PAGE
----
According to The Cook Political Report, Thursday’s passage of the American Health Care Act by the House of Representatives made the 2018 midterm elections much more interesting. The site made changes to twenty key congressional races in their Cook Partisan Voting Index, which shows how Republican or Democratic a district may lean.
The report points to the massively unpopular GOP health plan as the impetus for the change in their index. In March, a Quinnipiac poll showed that just 17 percent of American voters approved of the Republican plan. It is also worth noting that, “[o]f the 23 Republicans sitting in districts won by Hillary Clinton in 2016, 14 voted for the repeal and replace measure.” Voting for an unpopular piece of legislation in a district that voted for a Democratic presidential candidate is a substantial political risk.
The report moves three races from “Leaning Republican” to “Toss Ups,” setting up potential 2018 showdowns in California, Colorado, and Minnesota. Colorado’s 6th District race is particularly interesting, as Representative Mike Coffman voted against the AHCA, but “guilt-by-association” and his waffling on the subject could still hurt him.
A further eleven districts saw their rating decrease from “Likely Republican” to “Leaning Republican.” In addition to three districts, two key races in Texas may become more competitive. Rep. Pete Sessions, who represents North Dallas, saw his district go for Hillary Clinton in 2016. Now Colin Allred, a college football star, as well as Ed Meier, a key Clinton supporter, have lined up to run against Sessions. You may remember that Rep. Sessions recently introduced legislation carrying the eye-rolling title: “World’s Greatest Healthcare Plan of 2017.”
Six other races have shifted from “Solid Republican” to “Likely Republican.” While these races are unlikely to see blue candidates win in 2018, there are strong signals that the races will be more competitive than they have been in the past.
In that group, it will be interesting to keep an eye on New Jersey’s 3rd District Representative Tom MacArthur. MacArthur is a former insurance executive that was a key figure in reshaping the Republican bill to gain enough support to pass. He largely ran without substantive competition in his two previous races, using his considerable wealth to fund successful campaigns.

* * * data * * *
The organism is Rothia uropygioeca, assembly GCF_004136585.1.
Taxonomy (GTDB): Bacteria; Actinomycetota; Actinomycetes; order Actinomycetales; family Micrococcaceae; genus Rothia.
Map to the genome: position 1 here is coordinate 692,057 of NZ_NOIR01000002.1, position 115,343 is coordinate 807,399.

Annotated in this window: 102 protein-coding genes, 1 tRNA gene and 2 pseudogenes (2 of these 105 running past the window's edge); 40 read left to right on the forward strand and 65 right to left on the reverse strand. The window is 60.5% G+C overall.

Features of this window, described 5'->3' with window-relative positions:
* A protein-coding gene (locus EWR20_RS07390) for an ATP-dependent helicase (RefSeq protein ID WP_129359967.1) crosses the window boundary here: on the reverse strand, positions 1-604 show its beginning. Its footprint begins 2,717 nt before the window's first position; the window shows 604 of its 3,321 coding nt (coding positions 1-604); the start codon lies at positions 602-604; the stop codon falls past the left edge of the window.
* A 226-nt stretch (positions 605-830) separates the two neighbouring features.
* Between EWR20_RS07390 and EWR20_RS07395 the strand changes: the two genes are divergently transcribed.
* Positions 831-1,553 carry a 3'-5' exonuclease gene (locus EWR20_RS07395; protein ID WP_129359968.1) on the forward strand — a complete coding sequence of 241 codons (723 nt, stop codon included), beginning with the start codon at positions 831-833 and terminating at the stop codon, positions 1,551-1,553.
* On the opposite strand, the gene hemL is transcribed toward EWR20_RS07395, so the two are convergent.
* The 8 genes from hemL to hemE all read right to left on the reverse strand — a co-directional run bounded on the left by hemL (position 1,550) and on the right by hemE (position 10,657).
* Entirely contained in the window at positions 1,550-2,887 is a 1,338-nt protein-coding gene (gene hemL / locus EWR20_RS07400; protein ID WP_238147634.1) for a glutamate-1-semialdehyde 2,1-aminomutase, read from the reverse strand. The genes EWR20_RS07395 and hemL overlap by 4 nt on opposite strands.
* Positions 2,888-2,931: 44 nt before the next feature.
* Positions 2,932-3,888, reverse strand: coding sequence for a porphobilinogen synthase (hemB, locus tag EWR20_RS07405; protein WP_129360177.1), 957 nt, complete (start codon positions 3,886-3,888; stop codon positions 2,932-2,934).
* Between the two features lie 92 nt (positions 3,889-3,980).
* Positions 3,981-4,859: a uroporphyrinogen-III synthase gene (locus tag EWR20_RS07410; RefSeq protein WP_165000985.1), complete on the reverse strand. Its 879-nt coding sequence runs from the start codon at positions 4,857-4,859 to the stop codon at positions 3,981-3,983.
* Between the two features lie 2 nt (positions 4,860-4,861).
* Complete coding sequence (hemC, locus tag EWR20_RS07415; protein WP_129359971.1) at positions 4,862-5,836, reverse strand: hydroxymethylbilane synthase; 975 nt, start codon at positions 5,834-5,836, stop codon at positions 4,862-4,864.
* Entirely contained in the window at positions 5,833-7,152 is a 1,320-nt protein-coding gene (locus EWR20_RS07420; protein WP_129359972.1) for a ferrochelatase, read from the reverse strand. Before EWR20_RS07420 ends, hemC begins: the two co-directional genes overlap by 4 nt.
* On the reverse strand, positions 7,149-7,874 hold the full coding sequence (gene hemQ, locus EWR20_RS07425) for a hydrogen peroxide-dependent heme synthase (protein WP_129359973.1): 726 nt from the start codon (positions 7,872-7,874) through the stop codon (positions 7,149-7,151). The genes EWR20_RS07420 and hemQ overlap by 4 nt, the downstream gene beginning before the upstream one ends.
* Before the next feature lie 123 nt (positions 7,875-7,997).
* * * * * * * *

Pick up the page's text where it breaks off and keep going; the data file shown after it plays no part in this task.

However, The Cook Political Report says that fresh competition could come from “Rhodes Scholar Andy Kim, who served as an ISIS expert in the Obama White House [and] is moving back to Burlington County to run.” On his Crowdpac fundraising page, Kim took MacArthur to task:
“Our country is led by billionaires and millionaires like Tom MacArthur who are out of touch with the struggles that Americans face to pay their bills and provide for their families.”
While Kim is certainly a strong candidate, The Cook Report says that political outsiders may drive Democratic campaigns, like they did for Republicans after the passage of the Affordable Care Act:
“Democrats aren’t so much recruiting candidates as they are overwhelmed by a deluge of eager newcomers, including doctors and veterans in traditionally red seats who have no political record for the GOP to attack – almost a mirror image of 2010.”
Though, Democrats should hold off on celebrating with “Na Na Hey Hey Kiss Him Good Bye,” like their elected officials did on the House floor Thursday. Eighteen months is a political eternity. It appears that the Republican strategy is to take up their most unpopular legislative actions early, with the hope that they can distance themselves from criticism by the time voters head to the polls. But, The Cook Political Report warns that if the bill finds itself heavily challenged in the Senate, time may no longer be on the GOP’s side:
“These Republicans can’t afford a year-long Senate slog.”
The report also goes on to offer an interesting piece of advice to Democrats that are looking to capitalize off of the GOP’s political gamble:
“The irony is that Democrats’ temptation to refer to the GOP’s bill ‘Trumpcare’ may actually raise the popularity of the legislation. Trump’s job approval, though low, is still almost double the public support for repealing and replacing some of the ACA’s most popular provisions. And Democrats will need to go beyond lecturing voters about the bill’s ‘morally bankruptcy’ – their candidates will need to convince independent voters how hard the bill could hit their pocketbooks.”
For the Democratic party, which is still reeling from the November 2016 elections, the Republicans have gift-wrapped a political power-up. The American Health Care Act is incredibly unpopular and the 217 House Republicans that voted for it will face certain political repercussions. The Democrats have the perfect opportunity to gain the favor of millions of Americans that will be hurt by the Republican plan. Let’s just hope they move on from attacking Comey and instead focus on defeating the GOP.